Editorial License

Rob Hammerton, music educator etc.

Perspective, Part 2

This past Monday was indeed a Monday. Maybe not meteorologically: the weather was bright and sunny. But inside my little world of middle school music-making, well … in spite of how much I think of my middle-school beginner instrumentalists, we were just not communicating well.

How much of it was them and how much of it was me? That’s still up for debate. I may not have been explaining myself as well as I could have; they might have had a brief afternoon of what I euphemistically call “brain fritz”. Once again, gang, for the thirteenth time in this 40-minute period, flute “D” is left thumb, two, three, right hand one, two, three… no? Okay, for the fourteenth time…

So, with a less mild case of exasperation than usual, I drove home, shaking my head a number of times en route.

Now, when I climb up into the Facebook saddle, I do try to remain appropriate, measured, and at a low level of inflammatory-ness. (Inflammatoritude?) Sure, the only people who can read my blather are my Friends (unless some corporation is snooping, and at that point, surely they must have more interesting spy targets than me).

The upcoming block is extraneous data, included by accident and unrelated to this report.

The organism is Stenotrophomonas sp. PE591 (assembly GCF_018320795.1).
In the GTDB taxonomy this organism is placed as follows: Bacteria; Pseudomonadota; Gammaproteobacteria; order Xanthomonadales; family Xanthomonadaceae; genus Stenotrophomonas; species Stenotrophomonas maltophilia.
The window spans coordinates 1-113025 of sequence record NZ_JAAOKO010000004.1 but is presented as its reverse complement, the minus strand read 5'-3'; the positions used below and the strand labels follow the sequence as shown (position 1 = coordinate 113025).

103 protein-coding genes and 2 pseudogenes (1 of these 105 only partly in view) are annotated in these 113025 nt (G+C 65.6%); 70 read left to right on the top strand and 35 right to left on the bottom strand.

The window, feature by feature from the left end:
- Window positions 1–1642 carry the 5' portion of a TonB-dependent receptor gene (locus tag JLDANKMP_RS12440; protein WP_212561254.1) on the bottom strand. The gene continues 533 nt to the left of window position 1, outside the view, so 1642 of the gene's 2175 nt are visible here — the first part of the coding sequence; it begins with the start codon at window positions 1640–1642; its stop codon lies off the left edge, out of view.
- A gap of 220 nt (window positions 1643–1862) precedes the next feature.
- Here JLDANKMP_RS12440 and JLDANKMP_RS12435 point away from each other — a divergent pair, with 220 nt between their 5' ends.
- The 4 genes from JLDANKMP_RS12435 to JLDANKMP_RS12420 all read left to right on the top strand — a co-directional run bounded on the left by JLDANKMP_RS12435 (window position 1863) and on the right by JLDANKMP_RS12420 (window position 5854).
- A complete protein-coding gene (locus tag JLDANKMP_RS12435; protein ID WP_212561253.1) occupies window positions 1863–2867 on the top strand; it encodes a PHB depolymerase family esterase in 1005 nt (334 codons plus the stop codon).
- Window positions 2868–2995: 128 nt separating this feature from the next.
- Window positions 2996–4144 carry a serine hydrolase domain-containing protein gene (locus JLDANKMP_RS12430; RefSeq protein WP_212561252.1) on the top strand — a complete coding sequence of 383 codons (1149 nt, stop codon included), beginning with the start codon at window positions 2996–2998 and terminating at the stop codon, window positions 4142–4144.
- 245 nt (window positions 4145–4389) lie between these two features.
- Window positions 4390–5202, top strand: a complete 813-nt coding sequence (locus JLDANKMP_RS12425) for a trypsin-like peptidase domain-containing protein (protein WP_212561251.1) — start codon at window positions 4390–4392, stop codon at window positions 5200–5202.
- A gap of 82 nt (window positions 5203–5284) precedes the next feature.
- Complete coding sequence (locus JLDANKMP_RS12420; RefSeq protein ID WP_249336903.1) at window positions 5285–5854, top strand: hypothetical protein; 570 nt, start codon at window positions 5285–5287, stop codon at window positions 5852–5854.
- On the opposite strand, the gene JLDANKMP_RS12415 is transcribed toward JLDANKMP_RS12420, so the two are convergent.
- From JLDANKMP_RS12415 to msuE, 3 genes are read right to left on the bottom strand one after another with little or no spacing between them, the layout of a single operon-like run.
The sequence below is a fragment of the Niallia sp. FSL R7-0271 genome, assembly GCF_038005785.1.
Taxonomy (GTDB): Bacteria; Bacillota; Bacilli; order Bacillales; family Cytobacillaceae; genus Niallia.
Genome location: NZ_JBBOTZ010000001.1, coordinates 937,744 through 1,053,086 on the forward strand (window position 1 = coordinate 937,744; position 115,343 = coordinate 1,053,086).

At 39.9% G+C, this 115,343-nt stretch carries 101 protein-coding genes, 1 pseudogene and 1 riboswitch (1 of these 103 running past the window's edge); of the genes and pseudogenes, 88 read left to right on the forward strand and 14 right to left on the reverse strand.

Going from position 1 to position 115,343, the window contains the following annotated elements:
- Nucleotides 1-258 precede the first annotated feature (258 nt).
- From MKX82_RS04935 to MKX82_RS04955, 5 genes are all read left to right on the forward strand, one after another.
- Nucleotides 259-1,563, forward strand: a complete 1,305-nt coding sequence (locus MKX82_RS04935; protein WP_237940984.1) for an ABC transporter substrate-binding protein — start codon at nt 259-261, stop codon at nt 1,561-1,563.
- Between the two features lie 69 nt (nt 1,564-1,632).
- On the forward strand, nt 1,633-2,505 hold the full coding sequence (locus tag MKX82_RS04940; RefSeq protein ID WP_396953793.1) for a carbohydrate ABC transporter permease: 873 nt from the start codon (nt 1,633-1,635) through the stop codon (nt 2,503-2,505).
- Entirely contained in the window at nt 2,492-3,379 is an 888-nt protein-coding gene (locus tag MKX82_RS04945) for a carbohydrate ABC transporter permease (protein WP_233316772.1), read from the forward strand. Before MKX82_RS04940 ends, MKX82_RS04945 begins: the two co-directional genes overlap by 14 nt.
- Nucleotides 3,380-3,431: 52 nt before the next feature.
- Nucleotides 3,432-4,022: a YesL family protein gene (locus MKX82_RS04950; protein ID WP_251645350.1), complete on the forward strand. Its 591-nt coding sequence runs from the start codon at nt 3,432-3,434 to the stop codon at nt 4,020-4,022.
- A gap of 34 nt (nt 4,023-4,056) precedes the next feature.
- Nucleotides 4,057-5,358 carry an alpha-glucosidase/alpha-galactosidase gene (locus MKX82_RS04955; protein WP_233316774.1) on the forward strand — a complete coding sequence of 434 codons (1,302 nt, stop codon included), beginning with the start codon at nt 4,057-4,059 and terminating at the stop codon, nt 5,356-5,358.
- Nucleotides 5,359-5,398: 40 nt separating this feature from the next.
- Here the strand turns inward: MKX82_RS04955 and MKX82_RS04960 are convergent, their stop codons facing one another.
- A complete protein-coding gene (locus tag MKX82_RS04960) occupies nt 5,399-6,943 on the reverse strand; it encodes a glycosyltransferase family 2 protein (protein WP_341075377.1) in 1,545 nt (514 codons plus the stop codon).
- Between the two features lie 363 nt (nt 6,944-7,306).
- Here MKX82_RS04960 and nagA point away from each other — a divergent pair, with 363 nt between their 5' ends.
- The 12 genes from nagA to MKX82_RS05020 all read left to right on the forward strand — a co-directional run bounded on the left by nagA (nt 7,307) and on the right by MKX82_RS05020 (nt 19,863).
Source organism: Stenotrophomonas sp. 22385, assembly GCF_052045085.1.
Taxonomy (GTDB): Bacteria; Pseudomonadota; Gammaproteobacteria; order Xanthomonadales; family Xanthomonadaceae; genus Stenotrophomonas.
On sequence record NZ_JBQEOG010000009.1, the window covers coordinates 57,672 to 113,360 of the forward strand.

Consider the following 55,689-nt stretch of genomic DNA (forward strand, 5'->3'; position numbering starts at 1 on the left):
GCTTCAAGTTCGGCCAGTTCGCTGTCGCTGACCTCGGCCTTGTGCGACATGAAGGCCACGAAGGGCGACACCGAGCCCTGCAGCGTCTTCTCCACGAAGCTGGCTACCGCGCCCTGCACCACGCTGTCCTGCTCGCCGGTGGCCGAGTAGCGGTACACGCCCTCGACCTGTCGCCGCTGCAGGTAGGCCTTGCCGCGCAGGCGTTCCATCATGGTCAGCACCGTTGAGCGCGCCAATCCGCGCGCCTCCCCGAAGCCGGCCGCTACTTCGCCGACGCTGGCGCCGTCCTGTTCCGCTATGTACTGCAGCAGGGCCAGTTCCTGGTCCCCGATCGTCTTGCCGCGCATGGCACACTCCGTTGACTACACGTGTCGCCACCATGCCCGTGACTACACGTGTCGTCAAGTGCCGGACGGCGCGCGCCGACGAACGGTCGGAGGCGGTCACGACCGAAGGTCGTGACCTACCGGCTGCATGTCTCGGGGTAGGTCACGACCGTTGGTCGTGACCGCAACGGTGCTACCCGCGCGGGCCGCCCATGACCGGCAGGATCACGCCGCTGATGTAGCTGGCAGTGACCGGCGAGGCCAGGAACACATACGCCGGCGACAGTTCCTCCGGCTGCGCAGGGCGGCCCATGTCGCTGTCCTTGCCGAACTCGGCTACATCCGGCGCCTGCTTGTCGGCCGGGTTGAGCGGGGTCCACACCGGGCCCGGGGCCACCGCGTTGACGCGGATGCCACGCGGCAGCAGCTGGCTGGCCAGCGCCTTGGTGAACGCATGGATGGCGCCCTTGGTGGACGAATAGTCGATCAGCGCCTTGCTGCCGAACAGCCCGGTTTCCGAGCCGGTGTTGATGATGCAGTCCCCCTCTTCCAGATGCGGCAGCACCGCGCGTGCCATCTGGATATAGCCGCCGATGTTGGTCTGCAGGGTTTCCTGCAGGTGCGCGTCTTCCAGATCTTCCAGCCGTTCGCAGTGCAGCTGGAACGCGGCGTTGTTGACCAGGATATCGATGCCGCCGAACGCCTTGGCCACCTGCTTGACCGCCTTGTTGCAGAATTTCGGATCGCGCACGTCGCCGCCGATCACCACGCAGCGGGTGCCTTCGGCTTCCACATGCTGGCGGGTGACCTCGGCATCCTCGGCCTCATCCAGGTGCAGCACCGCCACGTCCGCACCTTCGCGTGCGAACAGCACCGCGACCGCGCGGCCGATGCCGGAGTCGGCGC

My particular online Friends are good at providing laughs, advice, and sympathy; and occasionally they’re good at gentle reminders as well.


My Monday evening Facebook status post read: “Okay, I’m ready for a weekend! … –Oh. Only Monday, is it? Hm.”

Clever. Understated. Not too whiny; just the right amount of mild desperation; not exactly a “standing on the ledge ready to leap” post.


A subsequent comment, from a late-1980s UMass band colleague (who might remain nameless, except that he played quads and used to bear the nickname “Fruit Loop”), read thusly:

And I was just thinking that I’m ready for the deployment to be over. Only 4 months to go. Freedom must be defended!”


Okay, no need for anonymity. Quite the opposite, in fact: my Friend, Mike Jolin, is over in Afghanistan, or at least I think so. Somewhere in that neck of the woods. And while I don’t know whether he’s actively hunting down explosive devices or terrorist cells or the best way to make the Afghan people think highly of the US again, I do know he’s over there, and soon the blistering heat of summer will give way to the numbing chill of winter, and he’ll be in the middle of it. And in the middle of God knows what else, from now until (optimistically) February, I guess.